Japanese beauty inspired by geisha

Japanese beauty inspired by geisha

When skincare brand founder Victoria Tsai first met real-life geishas in Kyoto, she was taken aback by their delicate yet striking look - faces painted white and clad in elaborate kimonos.

"They were so beautiful I almost started crying," says the Taiwanese-American, of her first encounter five years ago.

"I wanted them to tell me about their make-up and look into their bags.

"What I realised later on, after seeing their fresh faces without make-up, was that whether they were 20 years old or 80, they had amazing skin," she adds.

Ms Tsai, now 35, found out that their beauty secrets were based on natural and time-tested ingredients such as camellia flowers, rice bran and green tea, which have antioxidants and moisturising elements.

This discovery led to the creation of Tatcha, a beauty brand based on the secrets of the geisha, a dwindling group of artisans schooled in the classical arts such as dancing, the green tea ceremony and playing instruments such as the shamisen.

Testing on her own skin

Launched in 2009, Tatcha's products have been featured in a slew of high-profile magazines such as Vogue, Elle, Marie Claire, The Wall Street Journal and The New York Times.

Ranging from US$12 (S$15) for blotting papers to US$185 for a brightening serum, they are available at fashion emporiums Barneys New York in the United States and Joyce Beauty in Hong Kong, as well as globally at its online store www.tatcha.com.

In a phone interview with Urban, the married mother of a four-year-old girl admits that the Tatcha venture came about partly because of self-interest. The former credit derivatives trader on Wall Street went to Harvard Business School and interned at Proctor & Gamble while there.

To understand the retail landscape and research the competition, she tested products on her own skin, to disastrous effect. They left her skin covered in blisters, peeling and permanently sensitive. "I wasn't a pretty girl but had good skin. When I ruined it, I couldn't look people in the eye. It impacts how you feel about yourself," she says. The only product she could use on her affected skin was Aquaphor, a Vaseline-like heavy ointment. She became a self-described "greasy monkey", and turned to blotting papers to absorb the build-up.

She moved on to work for Starbucks and while helping to launch its business in China, she often travelled there via Tokyo and would pick up blotting papers, or aburatorigami, there.

She eventually left the corporate world to start up her own business. Interested in making the blotting paper that had been her own beauty lifeline more accessible overseas, she travelled to Kyoto after learning that the best blotting papers, with abaca leaf, were made there.

The beauty entrepreneur discovered that the blotting sheets - known for their absorbency - were known as beating papers because artisans hammered gold leaf in between the sheets.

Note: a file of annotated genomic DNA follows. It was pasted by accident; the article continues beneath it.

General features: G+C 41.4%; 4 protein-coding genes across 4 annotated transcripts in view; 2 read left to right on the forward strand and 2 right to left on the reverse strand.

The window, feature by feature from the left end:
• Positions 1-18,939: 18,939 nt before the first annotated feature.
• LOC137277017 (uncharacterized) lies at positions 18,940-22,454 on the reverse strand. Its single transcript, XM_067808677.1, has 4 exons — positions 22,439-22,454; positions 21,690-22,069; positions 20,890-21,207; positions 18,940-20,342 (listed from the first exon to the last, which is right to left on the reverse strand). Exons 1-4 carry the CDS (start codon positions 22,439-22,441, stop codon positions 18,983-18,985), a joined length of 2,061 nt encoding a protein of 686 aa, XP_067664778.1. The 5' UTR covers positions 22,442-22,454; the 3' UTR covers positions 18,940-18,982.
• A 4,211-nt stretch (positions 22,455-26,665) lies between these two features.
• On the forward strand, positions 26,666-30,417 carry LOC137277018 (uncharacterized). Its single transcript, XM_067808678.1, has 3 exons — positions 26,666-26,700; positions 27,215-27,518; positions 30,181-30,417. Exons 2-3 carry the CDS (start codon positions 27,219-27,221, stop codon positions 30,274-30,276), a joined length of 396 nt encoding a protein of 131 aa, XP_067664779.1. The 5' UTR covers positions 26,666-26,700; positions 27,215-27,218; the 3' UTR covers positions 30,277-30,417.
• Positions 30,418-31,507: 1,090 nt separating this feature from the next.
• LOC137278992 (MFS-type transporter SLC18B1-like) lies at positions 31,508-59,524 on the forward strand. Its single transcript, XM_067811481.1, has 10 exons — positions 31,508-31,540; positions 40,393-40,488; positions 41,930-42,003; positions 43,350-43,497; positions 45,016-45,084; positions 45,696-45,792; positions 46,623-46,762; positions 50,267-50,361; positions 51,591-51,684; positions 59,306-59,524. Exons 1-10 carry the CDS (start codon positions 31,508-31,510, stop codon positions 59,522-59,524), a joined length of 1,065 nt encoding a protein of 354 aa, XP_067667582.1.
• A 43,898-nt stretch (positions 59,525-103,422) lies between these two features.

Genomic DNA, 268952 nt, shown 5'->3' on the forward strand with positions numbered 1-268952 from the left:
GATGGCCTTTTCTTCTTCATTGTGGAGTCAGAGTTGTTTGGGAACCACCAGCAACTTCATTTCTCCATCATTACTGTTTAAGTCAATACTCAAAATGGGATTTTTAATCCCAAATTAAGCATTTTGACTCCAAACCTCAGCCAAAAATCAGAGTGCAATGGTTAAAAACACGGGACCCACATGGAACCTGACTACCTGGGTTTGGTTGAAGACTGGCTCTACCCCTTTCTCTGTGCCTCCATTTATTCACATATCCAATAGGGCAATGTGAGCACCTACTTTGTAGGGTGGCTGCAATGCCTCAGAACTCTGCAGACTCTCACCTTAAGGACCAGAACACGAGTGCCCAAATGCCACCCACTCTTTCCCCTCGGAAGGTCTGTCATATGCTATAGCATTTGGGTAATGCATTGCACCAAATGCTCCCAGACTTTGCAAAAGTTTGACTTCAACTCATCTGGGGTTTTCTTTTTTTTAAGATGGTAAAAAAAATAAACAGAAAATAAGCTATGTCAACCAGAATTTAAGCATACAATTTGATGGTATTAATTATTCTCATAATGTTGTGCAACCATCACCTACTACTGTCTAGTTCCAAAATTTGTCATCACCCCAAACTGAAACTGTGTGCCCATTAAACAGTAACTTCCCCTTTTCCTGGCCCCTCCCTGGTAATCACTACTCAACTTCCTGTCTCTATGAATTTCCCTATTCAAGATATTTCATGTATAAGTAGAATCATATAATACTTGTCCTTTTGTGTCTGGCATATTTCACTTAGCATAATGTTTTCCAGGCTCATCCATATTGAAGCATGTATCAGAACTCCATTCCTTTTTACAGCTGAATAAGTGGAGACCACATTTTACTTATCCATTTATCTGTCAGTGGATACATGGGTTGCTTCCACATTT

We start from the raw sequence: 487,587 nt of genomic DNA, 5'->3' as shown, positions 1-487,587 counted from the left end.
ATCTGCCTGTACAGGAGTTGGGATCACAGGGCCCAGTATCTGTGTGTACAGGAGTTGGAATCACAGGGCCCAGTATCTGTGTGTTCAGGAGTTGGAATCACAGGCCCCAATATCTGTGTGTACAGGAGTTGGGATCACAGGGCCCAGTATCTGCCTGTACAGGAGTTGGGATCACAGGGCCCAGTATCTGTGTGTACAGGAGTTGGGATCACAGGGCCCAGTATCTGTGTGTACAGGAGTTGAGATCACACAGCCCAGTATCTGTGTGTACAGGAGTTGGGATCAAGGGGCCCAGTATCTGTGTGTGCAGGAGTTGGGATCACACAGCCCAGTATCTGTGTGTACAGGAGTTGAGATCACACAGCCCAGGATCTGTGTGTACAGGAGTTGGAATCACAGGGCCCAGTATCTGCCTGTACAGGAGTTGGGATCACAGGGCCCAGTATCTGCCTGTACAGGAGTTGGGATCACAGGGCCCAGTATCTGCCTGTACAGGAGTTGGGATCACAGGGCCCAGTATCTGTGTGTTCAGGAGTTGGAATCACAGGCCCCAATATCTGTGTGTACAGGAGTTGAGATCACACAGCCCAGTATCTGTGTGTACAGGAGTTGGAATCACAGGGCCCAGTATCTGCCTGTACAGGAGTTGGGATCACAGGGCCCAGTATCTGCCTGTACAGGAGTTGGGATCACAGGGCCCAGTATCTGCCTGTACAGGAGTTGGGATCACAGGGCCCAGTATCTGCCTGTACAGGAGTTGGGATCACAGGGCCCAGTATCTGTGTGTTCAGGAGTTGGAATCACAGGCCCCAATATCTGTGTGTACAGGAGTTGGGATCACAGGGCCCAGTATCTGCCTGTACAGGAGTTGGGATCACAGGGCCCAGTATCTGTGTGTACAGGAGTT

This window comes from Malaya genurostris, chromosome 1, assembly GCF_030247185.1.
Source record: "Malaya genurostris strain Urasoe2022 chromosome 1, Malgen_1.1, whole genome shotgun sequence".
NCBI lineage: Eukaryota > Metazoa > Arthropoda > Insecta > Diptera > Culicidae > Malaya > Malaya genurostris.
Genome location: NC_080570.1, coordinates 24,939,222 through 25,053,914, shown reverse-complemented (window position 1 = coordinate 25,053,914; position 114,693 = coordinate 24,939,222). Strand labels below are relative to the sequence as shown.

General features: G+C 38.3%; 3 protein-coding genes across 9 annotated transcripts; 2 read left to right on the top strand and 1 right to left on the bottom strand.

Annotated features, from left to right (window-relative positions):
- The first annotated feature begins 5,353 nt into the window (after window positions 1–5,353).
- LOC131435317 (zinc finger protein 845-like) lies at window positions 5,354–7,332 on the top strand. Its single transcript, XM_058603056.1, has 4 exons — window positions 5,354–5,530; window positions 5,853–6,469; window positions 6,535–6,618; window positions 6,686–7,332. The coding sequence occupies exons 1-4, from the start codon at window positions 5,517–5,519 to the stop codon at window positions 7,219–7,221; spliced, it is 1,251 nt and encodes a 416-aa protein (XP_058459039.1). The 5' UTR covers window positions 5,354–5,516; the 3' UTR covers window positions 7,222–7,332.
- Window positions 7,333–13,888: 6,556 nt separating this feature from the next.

Despite not speaking any Japanese, she convinced the gold leaf manufacturers to work with her and they, in turn, introduced her to some geishas who could explain more about how they were used.

In addition to the blotting papers, she learned about their naturally derived beauty rituals. After adhering to it for about two months, her afflicted skin cleared up completely.

She made a list of all the ingredients the geishas mentioned, did research in English and hired others to do research in Japanese and Chinese.

In the process, she discovered an often-referenced Japanese text, roughly translated as the Capital Beauty And Style Handbook, dating back to 1813.

Many of Tatcha's beautifully packaged skincare products are now developed from information in the three-volume, seven-chapter book written by Hanshichi Sayama in the Edo period.

For example, Tatcha released an Indigo collection earlier this year based on the knowledge found in the book, which explained that samurai used to wear indigo-dyed garments to help heal wounds and injuries because the plant extract has anti-inflammatory properties.

Other bestsellers of the brand include items such as camellia cleansing oil (left), silk-infused moisturiser (above) and rice bran exfoliating powder (bottom).

The San Francisco-based Ms Tsai visits Japan every year and has employees there and in the United States. She declined to reveal exact sales figures of the fast-growing company, but says that it has increased 300 per cent each year.

The Tatcha name reflects the brand's ethos and her belief in simple, natural ingredients for beautiful, clear skin. It comes from the word tatchibana, which means standing flower, and illustrates the single stalk in an ikebana arrangement.

She says of the simplicity and elegance of the geisha that inspired the brand: "Beauty is when the excess is stripped away."

This article was first published on July 11, 2014.
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